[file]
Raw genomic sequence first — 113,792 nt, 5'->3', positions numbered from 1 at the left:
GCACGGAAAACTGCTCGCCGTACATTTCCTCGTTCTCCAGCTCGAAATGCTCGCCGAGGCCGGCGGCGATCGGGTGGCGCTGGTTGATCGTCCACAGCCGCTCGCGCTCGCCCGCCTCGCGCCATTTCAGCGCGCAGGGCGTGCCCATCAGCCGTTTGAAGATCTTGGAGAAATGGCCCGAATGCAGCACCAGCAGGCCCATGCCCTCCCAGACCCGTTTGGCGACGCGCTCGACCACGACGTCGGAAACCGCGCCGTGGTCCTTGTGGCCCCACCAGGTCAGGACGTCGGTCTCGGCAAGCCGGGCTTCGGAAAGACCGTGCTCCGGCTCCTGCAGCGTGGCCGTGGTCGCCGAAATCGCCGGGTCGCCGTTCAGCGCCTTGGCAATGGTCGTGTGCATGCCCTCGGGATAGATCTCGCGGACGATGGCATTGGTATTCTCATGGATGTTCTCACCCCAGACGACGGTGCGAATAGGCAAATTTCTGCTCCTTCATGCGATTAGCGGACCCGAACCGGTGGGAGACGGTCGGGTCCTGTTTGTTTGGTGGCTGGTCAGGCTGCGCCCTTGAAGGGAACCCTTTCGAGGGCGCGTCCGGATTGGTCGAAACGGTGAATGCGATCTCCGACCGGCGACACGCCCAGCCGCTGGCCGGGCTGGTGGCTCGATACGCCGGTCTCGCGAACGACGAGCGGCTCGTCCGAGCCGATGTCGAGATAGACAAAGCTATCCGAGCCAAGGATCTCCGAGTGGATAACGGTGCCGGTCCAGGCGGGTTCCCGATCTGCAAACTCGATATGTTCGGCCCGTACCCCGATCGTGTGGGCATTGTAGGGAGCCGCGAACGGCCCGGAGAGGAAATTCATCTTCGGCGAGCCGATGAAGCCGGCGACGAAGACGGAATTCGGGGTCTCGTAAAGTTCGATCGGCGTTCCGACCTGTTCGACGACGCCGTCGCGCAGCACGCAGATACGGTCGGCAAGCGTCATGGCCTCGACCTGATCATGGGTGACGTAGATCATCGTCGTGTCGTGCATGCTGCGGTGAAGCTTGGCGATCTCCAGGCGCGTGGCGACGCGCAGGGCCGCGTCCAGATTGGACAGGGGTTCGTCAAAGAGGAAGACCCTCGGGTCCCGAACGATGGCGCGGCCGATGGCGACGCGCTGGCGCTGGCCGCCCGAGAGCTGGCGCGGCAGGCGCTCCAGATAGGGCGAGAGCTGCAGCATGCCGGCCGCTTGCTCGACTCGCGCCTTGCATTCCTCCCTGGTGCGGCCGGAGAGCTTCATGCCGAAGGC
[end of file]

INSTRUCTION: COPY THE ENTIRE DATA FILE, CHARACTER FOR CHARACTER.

Raw genomic sequence first — 113,792 nt, 5'->3', positions numbered from 1 at the left:
GCACGGAAAACTGCTCGCCGTACATTTCCTCGTTCTCCAGCTCGAAATGCTCGCCGAGGCCGGCGGCGATCGGGTGGCGCTGGTTGATCGTCCACAGCCGCTCGCGCTCGCCCGCCTCGCGCCATTTCAGCGCGCAGGGCGTGCCCATCAGCCGTTTGAAGATCTTGGAGAAATGGCCCGAATGCAGCACCAGCAGGCCCATGCCCTCCCAGACCCGTTTGGCGACGCGCTCGACCACGACGTCGGAAACCGCGCCGTGGTCCTTGTGGCCCCACCAGGTCAGGACGTCGGTCTCGGCAAGCCGGGCTTCGGAAAGACCGTGCTCCGGCTCCTGCAGCGTGGCCGTGGTCGCCGAAATCGCCGGGTCGCCGTTCAGCGCCTTGGCAATGGTCGTGTGCATGCCCTCGGGATAGATCTCGCGGACGATGGCATTGGTATTCTCATGGATGTTCTCACCCCAGACGACGGTGCGAATAGGCAAATTTCTGCTCCTTCATGCGATTAGCGGACCCGAACCGGTGGGAGACGGTCGGGTCCTGTTTGTTTGGTGGCTGGTCAGGCTGCGCCCTTGAAGGGAACCCTTTCGAGGGCGCGTCCGGATTGGTCGAAACGGTGAATGCGATCTCCGACCGGCGACACGCCCAGCCGCTGGCCGGGCTGGTGGCTCGATACGCCGGTCTCGCGAACGACGAGCGGCTCGTCCGAGCCGATGTCGAGATAGACAAAGCTATCCGAGCCAAGGATCTCCGAGTGGATAACGGTGCCGGTCCAGGCGGGTTCCCGATCTGCAAACTCGATATGTTCGGCCCGTACCCCGATCGTGTGGGCATTGTAGGGAGCCGCGAACGGCCCGGAGAGGAAATTCATCTTCGGCGAGCCGATGAAGCCGGCGACGAAGACGGAATTCGGGGTCTCGTAAAGTTCGATCGGCGTTCCGACCTGTTCGACGACGCCGTCGCGCAGCACGCAGATACGGTCGGCAAGCGTCATGGCCTCGACCTGATCATGGGTGACGTAGATCATCGTCGTGTCGTGCATGCTGCGGTGAAGCTTGGCGATCTCCAGGCGCGTGGCGACGCGCAGGGCCGCGTCCAGATTGGACAGGGGTTCGTCAAAGAGGAAGACCCTCGGGTCCCGAACGATGGCGCGGCCGATGGCGACGCGCTGGCGCTGGCCGCCCGAGAGCTGGCGCGGCAGGCGCTCCAGATAGGGCGAGAGCTGCAGCATGCCGGCCGCTTGCTCGACTCGCGCCTTGCATTCCTCCCTGGTGCGGCCGGAGAGCTTCATGCCGAAGGC